Washington (CNN) - Standing behind the president during a bill signing is a shining moment for any policy activist.
For Paul Rieckhoff, it came last week when President Obama signed the Veterans Health Care Budget Reform and Transparency Act into law.
Having served in the Army for six years and as an infantry platoon leader in Iraq, Rieckhoff knows something about the challenges active-duty soldiers face overseas and later when they come home.
Watch: Rieckhoff discusses his experience in Iraq and Washington
Rieckhoff's experience inspired the 30-something executive director and founding member of the nonpartisan Iraq and Afghanistan Veterans for America to challenge the way the country supports veterans.
"We can say we really got something significant done," he said on a warm fall day near Capitol Hill. "We used all the tools in our arsenal, ranging from our e-mail list to Facebook to Twitter to folks on the ground, to push forward a really transformative piece of legislation that's going to help a lot of vets."
The IAVA notes the new law will provide "timely, predictable funding for veterans' health care by requiring Congress to approve a health care budget for the Department of Veterans Affairs (VA) at least one year in advance."
Rieckhoff has come a long way from combat in Iraq. Tailored suits and policy papers now replace his military uniform and M-16.
(CNN) - The flag-draped cases of 18 Americans killed in Afghanistan arrived at Dover Air Force Base in Delaware early Thursday, in a solemn event attended by President Obama.
Also in attendance for the transfer of the bodies were U.S. Attorney General Eric Holder and Michele Leonhart, acting DEA administrator.
The bodies were of three Drug Enforcement Administration special agents and 15 U.S. troops who died in Afghanistan this week.
The DEA agents were killed Monday as they returned from a raid on a compound believed to be harboring insurgents tied to drug trafficking. Their helicopter with seven troops aboard went down in western Afghanistan.
(CNN) – The national war of words between Sarah Palin and the man who was nearly her son-in-law flared up once again on Wednesday, as Levi Johnston accused Palin of frequently describing her son Trig, who has Down syndrome, as "retarded."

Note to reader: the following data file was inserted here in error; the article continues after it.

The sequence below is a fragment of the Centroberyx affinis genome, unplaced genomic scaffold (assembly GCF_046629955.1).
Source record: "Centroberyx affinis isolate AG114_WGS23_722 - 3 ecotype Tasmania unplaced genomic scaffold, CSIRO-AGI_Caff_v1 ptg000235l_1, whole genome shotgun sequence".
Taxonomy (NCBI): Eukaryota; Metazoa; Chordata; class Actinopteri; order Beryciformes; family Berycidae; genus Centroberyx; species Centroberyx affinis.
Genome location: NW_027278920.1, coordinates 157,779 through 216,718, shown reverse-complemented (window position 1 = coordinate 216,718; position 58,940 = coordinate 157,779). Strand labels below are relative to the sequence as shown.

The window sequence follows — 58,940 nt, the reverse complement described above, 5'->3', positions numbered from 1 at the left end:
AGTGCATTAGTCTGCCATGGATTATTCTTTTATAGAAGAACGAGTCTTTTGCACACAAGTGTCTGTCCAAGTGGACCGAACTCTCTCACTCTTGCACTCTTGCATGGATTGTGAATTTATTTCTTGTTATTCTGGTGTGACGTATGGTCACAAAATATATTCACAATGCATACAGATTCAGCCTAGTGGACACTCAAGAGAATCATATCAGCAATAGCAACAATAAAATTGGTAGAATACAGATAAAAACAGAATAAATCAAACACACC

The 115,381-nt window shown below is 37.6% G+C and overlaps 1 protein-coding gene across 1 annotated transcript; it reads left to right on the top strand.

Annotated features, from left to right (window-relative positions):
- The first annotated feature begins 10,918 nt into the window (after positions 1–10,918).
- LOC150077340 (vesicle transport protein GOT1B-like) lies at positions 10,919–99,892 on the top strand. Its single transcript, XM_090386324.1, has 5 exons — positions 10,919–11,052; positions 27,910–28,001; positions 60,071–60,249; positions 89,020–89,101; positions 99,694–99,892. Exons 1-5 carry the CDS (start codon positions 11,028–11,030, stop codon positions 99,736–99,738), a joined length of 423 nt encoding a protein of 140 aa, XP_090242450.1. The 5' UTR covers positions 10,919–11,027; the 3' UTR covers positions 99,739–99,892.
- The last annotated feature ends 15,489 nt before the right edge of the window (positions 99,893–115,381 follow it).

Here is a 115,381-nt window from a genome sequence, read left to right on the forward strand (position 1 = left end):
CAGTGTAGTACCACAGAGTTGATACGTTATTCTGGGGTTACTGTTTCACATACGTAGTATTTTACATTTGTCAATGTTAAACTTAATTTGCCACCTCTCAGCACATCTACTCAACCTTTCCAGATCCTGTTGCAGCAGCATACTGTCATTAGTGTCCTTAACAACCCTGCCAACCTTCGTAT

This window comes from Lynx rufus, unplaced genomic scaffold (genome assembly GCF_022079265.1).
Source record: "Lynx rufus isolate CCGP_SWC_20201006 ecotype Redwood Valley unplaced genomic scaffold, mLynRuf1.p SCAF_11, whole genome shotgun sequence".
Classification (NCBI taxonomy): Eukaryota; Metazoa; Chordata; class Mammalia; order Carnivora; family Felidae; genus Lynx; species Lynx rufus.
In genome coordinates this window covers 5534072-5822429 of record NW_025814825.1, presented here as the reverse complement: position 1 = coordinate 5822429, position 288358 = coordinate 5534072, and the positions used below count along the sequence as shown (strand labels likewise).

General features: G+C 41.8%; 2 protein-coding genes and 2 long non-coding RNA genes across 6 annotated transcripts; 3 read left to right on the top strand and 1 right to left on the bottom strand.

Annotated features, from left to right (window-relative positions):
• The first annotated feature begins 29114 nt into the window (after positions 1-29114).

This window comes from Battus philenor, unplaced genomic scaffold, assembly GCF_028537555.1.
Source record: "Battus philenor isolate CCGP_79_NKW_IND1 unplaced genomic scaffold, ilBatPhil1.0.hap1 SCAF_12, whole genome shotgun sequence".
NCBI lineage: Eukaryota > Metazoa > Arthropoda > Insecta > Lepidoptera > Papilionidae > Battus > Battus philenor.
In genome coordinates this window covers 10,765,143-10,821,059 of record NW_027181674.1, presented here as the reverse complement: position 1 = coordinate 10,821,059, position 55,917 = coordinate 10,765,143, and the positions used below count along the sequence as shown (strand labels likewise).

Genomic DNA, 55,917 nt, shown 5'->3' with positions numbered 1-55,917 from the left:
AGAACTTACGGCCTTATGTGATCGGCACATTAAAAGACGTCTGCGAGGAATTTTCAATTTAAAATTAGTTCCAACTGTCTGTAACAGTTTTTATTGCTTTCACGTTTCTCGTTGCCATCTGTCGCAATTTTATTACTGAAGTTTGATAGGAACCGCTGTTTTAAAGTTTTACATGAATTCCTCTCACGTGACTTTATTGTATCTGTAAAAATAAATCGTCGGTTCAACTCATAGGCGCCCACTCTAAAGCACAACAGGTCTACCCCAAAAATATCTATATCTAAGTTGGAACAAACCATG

Palin's team shot back in an e-mail to reporters, calling the claim "inflammatory" and accusing CBS - the network that aired Johnston's latest interview - of "continually providing a forum to propagate lies."
"We have purposefully ignored the mean spirited, malicious and untrue attacks on our family," Palin spokeswoman Meg Stapleton said in the e-mail, on which Palin's lawyer Thomas Van Flein was copied. "We, like many, are appalled at the inflammatory statements being made or implied. Trig is our 'blessed little angel' who knows it and is lovingly called that every day of his life. Even the thought that anyone would refer to Trig by any disparaging name is sickening and sad."
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CNN: Obama attends return of fallen troops from Afghanistan
The flag-draped caskets of at least 18 Americans killed in Afghanistan arrived at Dover Air Force Base in Delaware early Thursday, government and military officials said.
CNN: McCain: Why we can - and must - win the war in Afghanistan
For the first time since September 11, 2001, America is having a vigorous national debate about how to succeed in Afghanistan. This debate is entirely worth having. Whenever America sends its citizens into harm's way, it must do so with eyes wide open.
Washington Post: Obama seeks study on local leaders for troop decision
President Obama has asked senior officials for a province-by-province analysis of Afghanistan to determine which regions are being managed effectively by local leaders and which require international help, information that his advisers say will guide his decision on how many additional U.S. troops to send to the battle.
New York Times: Reported Ties From C.I.A. to a Karzai Spur Rebukes
Senior lawmakers from both parties on Wednesday criticized what American officials said were financial ties between the Central Intelligence Agency and Ahmed Wali Karzai, a brother of the Afghan president, with one top Democrat suggesting that intelligence officials had misled him about Mr. Karzai’s role in Afghanistan’s opium trade.
Los Angeles Times: Afghan attack puts aid programs at risk
The deaths of five U.N. employees in a Taliban assault on a Kabul guesthouse Wednesday is forcing the world body and humanitarian agencies to reevaluate the way they operate in Afghanistan, officials said, putting at risk programs aimed at helping millions of people and stabilizing the war-torn country.
CNN: Democrats ready with tempered public option, aides say
House Democratic leaders will unveil on Thursday a health care bill that includes a more moderate version of the public option, several Democratic leadership aides tell CNN.